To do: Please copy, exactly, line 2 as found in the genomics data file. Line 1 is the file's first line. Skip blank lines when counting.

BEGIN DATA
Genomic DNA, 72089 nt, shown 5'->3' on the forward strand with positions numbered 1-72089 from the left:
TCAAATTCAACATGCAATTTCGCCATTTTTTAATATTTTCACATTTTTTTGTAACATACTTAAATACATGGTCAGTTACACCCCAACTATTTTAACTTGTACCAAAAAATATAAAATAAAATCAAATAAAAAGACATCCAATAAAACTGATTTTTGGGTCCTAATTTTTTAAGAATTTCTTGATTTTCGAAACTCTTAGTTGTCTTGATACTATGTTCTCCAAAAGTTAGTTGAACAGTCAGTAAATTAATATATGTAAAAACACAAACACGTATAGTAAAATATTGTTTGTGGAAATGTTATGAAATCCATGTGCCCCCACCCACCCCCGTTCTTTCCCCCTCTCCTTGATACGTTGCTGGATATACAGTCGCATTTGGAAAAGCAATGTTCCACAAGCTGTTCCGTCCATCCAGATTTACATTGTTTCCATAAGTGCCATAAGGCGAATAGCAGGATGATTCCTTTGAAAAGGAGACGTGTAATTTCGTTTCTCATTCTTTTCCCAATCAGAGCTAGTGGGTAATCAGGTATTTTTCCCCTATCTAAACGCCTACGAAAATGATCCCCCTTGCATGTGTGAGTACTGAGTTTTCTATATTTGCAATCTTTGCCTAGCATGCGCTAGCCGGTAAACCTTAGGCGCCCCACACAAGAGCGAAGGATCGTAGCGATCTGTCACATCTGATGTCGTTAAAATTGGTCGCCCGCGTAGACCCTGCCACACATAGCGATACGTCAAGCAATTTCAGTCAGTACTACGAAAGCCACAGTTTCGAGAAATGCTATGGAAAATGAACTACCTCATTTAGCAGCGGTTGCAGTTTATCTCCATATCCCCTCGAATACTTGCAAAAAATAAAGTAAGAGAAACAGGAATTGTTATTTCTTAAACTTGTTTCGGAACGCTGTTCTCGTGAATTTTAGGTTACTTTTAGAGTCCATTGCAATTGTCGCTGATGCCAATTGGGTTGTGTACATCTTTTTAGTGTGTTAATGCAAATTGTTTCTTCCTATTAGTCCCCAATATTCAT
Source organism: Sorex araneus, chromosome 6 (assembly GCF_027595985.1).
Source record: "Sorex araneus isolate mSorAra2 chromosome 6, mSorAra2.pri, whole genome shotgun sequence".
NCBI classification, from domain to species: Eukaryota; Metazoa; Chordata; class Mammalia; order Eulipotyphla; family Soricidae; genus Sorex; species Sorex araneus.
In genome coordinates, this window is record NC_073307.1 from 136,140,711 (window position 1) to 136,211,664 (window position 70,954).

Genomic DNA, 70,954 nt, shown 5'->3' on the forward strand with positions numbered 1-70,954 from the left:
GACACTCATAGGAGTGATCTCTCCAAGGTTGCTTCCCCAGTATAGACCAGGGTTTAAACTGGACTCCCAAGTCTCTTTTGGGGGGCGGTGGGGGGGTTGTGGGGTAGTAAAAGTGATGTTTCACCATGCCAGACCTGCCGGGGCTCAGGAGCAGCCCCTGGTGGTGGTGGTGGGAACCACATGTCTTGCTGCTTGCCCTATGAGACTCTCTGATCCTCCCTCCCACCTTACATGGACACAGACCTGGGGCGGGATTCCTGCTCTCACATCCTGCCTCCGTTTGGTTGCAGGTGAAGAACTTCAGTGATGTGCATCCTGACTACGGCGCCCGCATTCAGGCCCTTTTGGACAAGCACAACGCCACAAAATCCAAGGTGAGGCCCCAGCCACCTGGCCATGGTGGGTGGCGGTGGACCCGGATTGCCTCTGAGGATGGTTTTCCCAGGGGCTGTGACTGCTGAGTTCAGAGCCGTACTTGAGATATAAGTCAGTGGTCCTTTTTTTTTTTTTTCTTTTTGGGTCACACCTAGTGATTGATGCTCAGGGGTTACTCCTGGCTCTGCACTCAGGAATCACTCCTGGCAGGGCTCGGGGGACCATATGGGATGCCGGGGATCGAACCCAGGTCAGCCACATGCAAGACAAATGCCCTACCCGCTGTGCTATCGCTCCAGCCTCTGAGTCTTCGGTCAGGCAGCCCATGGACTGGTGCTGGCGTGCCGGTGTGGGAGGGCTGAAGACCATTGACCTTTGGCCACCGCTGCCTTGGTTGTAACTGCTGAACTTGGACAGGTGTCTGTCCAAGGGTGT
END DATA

TCAAATTCAACATGCAATTTCGCCATTTTTTAATATTTTCACATTTTTTTGTAACATACTTAAATACATGGTCAGTTACACCCCAACTATTTTAACTTGTACCAAAAAATATAAAATAAAATCAAATAAAAAGACATCCAATAAAACTGATTTTTGGGTCCTAATTTTTTAAGAATTTCTTGATTTTCGAAACTCTTAGTTGTCTTGATACTATGTTCTCCAAAAGTTAGTTGAACAGTCAGTAAATTAATATATGTAAAAACACAAACACGTATAGTAAAATATTGTTTGTGGAAATGTTATGAAATCCATGTGCCCCCACCCACCCCCGTTCTTTCCCCCTCTCCTTGATACGTTGCTGGATATACAGTCGCATTTGGAAAAGCAATGTTCCACAAGCTGTTCCGTCCATCCAGATTTACATTGTTTCCATAAGTGCCATAAGGCGAATAGCAGGATGATTCCTTTGAAAAGGAGACGTGTAATTTCGTTTCTCATTCTTTTCCCAATCAGAGCTAGTGGGTAATCAGGTATTTTTCCCCTATCTAAACGCCTACGAAAATGATCCCCCTTGCATGTGTGAGTACTGAGTTTTCTATATTTGCAATCTTTGCCTAGCATGCGCTAGCCGGTAAACCTTAGGCGCCCCACACAAGAGCGAAGGATCGTAGCGATCTGTCACATCTGATGTCGTTAAAATTGGTCGCCCGCGTAGACCCTGCCACACATAGCGATACGTCAAGCAATTTCAGTCAGTACTACGAAAGCCACAGTTTCGAGAAATGCTATGGAAAATGAACTACCTCATTTAGCAGCGGTTGCAGTTTATCTCCATATCCCCTCGAATACTTGCAAAAAATAAAGTAAGAGAAACAGGAATTGTTATTTCTTAAACTTGTTTCGGAACGCTGTTCTCGTGAATTTTAGGTTACTTTTAGAGTCCATTGCAATTGTCGCTGATGCCAATTGGGTTGTGTACATCTTTTTAGTGTGTTAATGCAAATTGTTTCTTCCTATTAGTCCCCAATATTCAT